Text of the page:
Och Aye or Och No: we don’t know

Lesley Riddoch’s piece in the Scotsman argues that the Scottish Independence campaign, so far, has been a bit crap. No one (bar the single minded numpty) is quite sure what they want and they need better information. They won’t get that if Yes/ No campaigns just invite people to vote yes or no, or if they just get ‘one-sided “propaganda”’. They ‘need an authentic choice’. That choice needs to come via something like a ‘pre-referendum Constitutional Convention’ which ‘would let voters compare all propositions before taking the plunge’:

It’s naïve perhaps to think political parties might sink bitter differences for the sake of democracy. But as things stand, this referendum may be remembered more for the chronic indecision of the Scottish people than any actual result.

For me, the naïve idea is that we can construct a commission to set out the facts in an objective way. I reckon that it comes from a romantic view of the Nordics, where many countries have this reputation for consensus-building. The problem with this idea is that consensus-seeking is also debate-stifling. It does not sit well with the UK tradition of open, often adversarial, argument in which two groups present opposing arguments and ask people to choose between them. The advantage of this system is that it is entertaining and relatively likely to capture the public imagination. The more theatrical, the better. If anything, the debate has received too much attention – it has dominated Scottish debate for ages – at the expense of more important issues. This seems, to me, to be more useful than hanging our hats on a commission – which, if it is populated by thinky-folk, could only produce an honest report if it says: “how the hell do we know what will happen?”.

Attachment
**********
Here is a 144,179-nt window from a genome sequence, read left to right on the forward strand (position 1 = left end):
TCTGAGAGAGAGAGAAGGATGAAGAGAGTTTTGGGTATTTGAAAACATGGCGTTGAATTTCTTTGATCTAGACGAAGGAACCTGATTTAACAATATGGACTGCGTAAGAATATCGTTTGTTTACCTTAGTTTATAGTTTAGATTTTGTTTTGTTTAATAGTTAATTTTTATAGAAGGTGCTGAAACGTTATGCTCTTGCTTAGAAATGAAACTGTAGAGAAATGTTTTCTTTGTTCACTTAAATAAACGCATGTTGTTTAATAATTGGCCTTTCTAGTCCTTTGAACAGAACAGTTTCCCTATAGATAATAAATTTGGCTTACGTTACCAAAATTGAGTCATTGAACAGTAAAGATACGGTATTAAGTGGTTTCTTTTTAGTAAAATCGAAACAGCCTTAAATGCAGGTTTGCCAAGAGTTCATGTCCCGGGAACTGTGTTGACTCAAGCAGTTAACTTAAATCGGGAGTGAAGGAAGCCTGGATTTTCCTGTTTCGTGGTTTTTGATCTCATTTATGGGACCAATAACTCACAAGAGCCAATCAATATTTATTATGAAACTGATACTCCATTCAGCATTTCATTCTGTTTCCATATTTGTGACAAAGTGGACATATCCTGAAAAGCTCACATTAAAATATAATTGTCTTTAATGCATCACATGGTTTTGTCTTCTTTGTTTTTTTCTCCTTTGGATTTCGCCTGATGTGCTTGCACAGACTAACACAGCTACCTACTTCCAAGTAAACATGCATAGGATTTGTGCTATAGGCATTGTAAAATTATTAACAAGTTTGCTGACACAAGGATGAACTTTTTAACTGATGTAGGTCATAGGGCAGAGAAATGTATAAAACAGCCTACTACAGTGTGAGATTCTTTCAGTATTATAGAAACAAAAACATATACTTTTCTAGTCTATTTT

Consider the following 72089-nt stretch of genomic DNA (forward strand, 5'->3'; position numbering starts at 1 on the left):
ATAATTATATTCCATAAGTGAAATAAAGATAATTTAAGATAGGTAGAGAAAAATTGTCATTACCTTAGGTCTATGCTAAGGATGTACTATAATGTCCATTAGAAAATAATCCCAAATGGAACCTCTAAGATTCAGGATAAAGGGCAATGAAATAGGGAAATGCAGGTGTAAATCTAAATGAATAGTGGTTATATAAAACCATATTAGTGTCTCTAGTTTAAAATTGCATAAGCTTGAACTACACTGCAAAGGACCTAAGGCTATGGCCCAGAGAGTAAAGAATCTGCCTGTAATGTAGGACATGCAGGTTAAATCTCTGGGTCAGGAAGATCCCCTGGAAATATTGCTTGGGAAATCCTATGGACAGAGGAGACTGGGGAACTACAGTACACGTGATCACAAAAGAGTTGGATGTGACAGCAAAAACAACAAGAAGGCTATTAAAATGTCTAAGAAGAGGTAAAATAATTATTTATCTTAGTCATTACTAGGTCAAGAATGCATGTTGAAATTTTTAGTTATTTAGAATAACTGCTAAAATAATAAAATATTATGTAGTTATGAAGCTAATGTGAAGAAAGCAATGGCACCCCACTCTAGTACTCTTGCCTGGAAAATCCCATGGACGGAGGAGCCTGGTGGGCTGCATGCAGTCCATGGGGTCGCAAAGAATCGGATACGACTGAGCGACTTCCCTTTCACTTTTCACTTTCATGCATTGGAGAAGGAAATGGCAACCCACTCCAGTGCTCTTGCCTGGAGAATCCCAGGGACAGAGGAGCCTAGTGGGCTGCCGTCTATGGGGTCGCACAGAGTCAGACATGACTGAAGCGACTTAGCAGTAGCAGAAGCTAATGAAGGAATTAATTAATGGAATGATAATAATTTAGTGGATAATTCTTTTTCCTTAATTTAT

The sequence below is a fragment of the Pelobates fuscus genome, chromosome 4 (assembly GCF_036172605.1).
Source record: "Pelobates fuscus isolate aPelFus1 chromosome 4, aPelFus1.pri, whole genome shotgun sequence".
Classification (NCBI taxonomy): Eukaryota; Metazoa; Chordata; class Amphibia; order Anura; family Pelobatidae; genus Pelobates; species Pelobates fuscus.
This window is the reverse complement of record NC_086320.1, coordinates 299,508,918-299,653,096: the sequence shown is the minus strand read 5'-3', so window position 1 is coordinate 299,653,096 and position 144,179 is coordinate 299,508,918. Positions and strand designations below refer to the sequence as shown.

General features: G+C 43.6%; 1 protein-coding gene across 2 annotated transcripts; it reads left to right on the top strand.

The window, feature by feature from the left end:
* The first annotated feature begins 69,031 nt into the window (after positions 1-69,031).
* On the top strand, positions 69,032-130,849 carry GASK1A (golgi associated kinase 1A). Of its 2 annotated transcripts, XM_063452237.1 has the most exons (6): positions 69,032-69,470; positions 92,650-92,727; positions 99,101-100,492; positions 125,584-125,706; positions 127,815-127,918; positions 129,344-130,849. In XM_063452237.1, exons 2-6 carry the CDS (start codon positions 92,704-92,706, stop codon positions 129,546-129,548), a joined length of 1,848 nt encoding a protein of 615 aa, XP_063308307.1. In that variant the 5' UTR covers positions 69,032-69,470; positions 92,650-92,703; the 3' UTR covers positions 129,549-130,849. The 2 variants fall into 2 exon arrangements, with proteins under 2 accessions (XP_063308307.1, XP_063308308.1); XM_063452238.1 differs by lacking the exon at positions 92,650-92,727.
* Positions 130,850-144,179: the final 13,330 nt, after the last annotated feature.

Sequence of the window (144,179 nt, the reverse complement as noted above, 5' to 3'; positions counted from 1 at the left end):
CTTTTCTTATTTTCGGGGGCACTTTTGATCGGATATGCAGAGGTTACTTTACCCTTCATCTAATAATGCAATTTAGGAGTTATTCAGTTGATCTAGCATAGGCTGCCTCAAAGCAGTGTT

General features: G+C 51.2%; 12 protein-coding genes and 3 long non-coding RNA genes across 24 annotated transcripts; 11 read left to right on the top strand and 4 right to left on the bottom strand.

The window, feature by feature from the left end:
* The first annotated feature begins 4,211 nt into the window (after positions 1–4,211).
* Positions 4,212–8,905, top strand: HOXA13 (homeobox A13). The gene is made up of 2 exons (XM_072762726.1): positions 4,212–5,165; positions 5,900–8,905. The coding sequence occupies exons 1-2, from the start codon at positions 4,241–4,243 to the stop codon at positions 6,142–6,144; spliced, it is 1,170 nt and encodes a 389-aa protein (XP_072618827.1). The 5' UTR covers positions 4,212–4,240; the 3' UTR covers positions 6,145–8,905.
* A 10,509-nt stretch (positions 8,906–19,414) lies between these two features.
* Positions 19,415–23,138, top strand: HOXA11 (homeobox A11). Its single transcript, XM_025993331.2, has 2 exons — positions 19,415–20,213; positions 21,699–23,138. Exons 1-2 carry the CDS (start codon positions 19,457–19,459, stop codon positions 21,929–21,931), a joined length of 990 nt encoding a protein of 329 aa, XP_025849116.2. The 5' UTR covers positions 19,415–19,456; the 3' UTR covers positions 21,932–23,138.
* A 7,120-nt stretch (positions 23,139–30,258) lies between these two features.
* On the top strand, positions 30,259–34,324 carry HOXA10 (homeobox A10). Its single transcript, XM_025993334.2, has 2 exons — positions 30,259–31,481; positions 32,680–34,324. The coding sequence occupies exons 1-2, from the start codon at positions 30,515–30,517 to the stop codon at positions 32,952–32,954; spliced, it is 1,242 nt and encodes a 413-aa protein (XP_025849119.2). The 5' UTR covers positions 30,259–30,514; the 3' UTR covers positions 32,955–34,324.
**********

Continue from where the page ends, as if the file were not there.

Filed under Scottish politics, Social change, UK politics and policy

2 responses to “Och Aye or Och No: we don’t know

  1. If only there were a way of testing the hypothesis that more adversarial politics engages more people in the democratic process than consensus building arrangements.

    I mean if only we could test this hypothesis by looking at something simple like say electoral turnouts across countries we could determine were consensus/adversarial?

    If only such a thing were possible? ;P

  2. I’ve had to suspend my no-sarcasm rule to let that one through.

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